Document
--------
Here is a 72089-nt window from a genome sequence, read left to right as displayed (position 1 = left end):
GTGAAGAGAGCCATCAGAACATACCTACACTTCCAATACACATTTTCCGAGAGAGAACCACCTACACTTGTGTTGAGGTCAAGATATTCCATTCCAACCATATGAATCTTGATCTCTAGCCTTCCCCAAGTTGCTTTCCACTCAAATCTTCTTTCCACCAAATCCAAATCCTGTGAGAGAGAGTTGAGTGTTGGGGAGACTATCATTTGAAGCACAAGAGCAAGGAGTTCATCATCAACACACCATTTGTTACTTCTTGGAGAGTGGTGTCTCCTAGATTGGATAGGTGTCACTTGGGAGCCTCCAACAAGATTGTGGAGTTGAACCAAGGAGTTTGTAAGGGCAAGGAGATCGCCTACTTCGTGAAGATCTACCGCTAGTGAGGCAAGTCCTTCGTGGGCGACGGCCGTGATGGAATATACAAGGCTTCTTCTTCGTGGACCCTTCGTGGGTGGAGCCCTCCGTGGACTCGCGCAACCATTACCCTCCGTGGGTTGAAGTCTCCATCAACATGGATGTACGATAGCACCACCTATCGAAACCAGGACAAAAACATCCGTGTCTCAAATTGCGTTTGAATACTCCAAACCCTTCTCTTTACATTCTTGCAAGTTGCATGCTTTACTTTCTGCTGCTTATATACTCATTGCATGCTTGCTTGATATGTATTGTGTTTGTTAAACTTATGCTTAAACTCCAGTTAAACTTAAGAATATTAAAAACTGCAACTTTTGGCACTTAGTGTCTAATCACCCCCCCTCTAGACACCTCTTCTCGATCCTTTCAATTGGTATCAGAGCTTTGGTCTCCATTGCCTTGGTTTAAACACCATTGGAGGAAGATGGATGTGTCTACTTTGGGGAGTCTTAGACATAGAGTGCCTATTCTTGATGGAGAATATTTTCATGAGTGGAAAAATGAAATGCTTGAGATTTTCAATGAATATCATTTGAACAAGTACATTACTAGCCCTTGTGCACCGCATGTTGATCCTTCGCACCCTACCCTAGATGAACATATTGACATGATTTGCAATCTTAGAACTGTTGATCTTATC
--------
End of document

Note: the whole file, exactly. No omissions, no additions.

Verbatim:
Here is a 72089-nt window from a genome sequence, read left to right as displayed (position 1 = left end):
GTGAAGAGAGCCATCAGAACATACCTACACTTCCAATACACATTTTCCGAGAGAGAACCACCTACACTTGTGTTGAGGTCAAGATATTCCATTCCAACCATATGAATCTTGATCTCTAGCCTTCCCCAAGTTGCTTTCCACTCAAATCTTCTTTCCACCAAATCCAAATCCTGTGAGAGAGAGTTGAGTGTTGGGGAGACTATCATTTGAAGCACAAGAGCAAGGAGTTCATCATCAACACACCATTTGTTACTTCTTGGAGAGTGGTGTCTCCTAGATTGGATAGGTGTCACTTGGGAGCCTCCAACAAGATTGTGGAGTTGAACCAAGGAGTTTGTAAGGGCAAGGAGATCGCCTACTTCGTGAAGATCTACCGCTAGTGAGGCAAGTCCTTCGTGGGCGACGGCCGTGATGGAATATACAAGGCTTCTTCTTCGTGGACCCTTCGTGGGTGGAGCCCTCCGTGGACTCGCGCAACCATTACCCTCCGTGGGTTGAAGTCTCCATCAACATGGATGTACGATAGCACCACCTATCGAAACCAGGACAAAAACATCCGTGTCTCAAATTGCGTTTGAATACTCCAAACCCTTCTCTTTACATTCTTGCAAGTTGCATGCTTTACTTTCTGCTGCTTATATACTCATTGCATGCTTGCTTGATATGTATTGTGTTTGTTAAACTTATGCTTAAACTCCAGTTAAACTTAAGAATATTAAAAACTGCAACTTTTGGCACTTAGTGTCTAATCACCCCCCCTCTAGACACCTCTTCTCGATCCTTTCAATTGGTATCAGAGCTTTGGTCTCCATTGCCTTGGTTTAAACACCATTGGAGGAAGATGGATGTGTCTACTTTGGGGAGTCTTAGACATAGAGTGCCTATTCTTGATGGAGAATATTTTCATGAGTGGAAAAATGAAATGCTTGAGATTTTCAATGAATATCATTTGAACAAGTACATTACTAGCCCTTGTGCACCGCATGTTGATCCTTCGCACCCTACCCTAGATGAACATATTGACATGATTTGCAATCTTAGAACTGTTGATCTTATC